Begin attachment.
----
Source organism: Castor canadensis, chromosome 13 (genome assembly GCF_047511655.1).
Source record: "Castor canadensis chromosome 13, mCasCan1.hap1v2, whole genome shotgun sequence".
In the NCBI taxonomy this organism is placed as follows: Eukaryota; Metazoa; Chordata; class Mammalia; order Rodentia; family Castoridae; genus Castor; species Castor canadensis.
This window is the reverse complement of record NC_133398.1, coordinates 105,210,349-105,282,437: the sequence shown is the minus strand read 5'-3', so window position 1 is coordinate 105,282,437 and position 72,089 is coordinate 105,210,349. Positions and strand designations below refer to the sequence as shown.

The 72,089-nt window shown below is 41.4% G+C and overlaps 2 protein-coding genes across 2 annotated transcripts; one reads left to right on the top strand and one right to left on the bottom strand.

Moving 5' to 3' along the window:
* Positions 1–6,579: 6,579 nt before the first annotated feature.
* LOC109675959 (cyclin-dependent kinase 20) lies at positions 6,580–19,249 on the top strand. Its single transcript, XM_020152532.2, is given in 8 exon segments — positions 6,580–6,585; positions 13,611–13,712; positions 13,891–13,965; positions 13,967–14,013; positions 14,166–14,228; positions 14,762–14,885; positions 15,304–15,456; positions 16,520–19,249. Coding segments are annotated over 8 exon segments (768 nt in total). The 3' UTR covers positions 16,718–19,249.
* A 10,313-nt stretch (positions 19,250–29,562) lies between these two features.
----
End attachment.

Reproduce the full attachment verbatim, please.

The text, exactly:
Source organism: Castor canadensis, chromosome 13 (genome assembly GCF_047511655.1).
Source record: "Castor canadensis chromosome 13, mCasCan1.hap1v2, whole genome shotgun sequence".
In the NCBI taxonomy this organism is placed as follows: Eukaryota; Metazoa; Chordata; class Mammalia; order Rodentia; family Castoridae; genus Castor; species Castor canadensis.
This window is the reverse complement of record NC_133398.1, coordinates 105,210,349-105,282,437: the sequence shown is the minus strand read 5'-3', so window position 1 is coordinate 105,282,437 and position 72,089 is coordinate 105,210,349. Positions and strand designations below refer to the sequence as shown.

The 72,089-nt window shown below is 41.4% G+C and overlaps 2 protein-coding genes across 2 annotated transcripts; one reads left to right on the top strand and one right to left on the bottom strand.

Moving 5' to 3' along the window:
* Positions 1–6,579: 6,579 nt before the first annotated feature.
* LOC109675959 (cyclin-dependent kinase 20) lies at positions 6,580–19,249 on the top strand. Its single transcript, XM_020152532.2, is given in 8 exon segments — positions 6,580–6,585; positions 13,611–13,712; positions 13,891–13,965; positions 13,967–14,013; positions 14,166–14,228; positions 14,762–14,885; positions 15,304–15,456; positions 16,520–19,249. Coding segments are annotated over 8 exon segments (768 nt in total). The 3' UTR covers positions 16,718–19,249.
* A 10,313-nt stretch (positions 19,250–29,562) lies between these two features.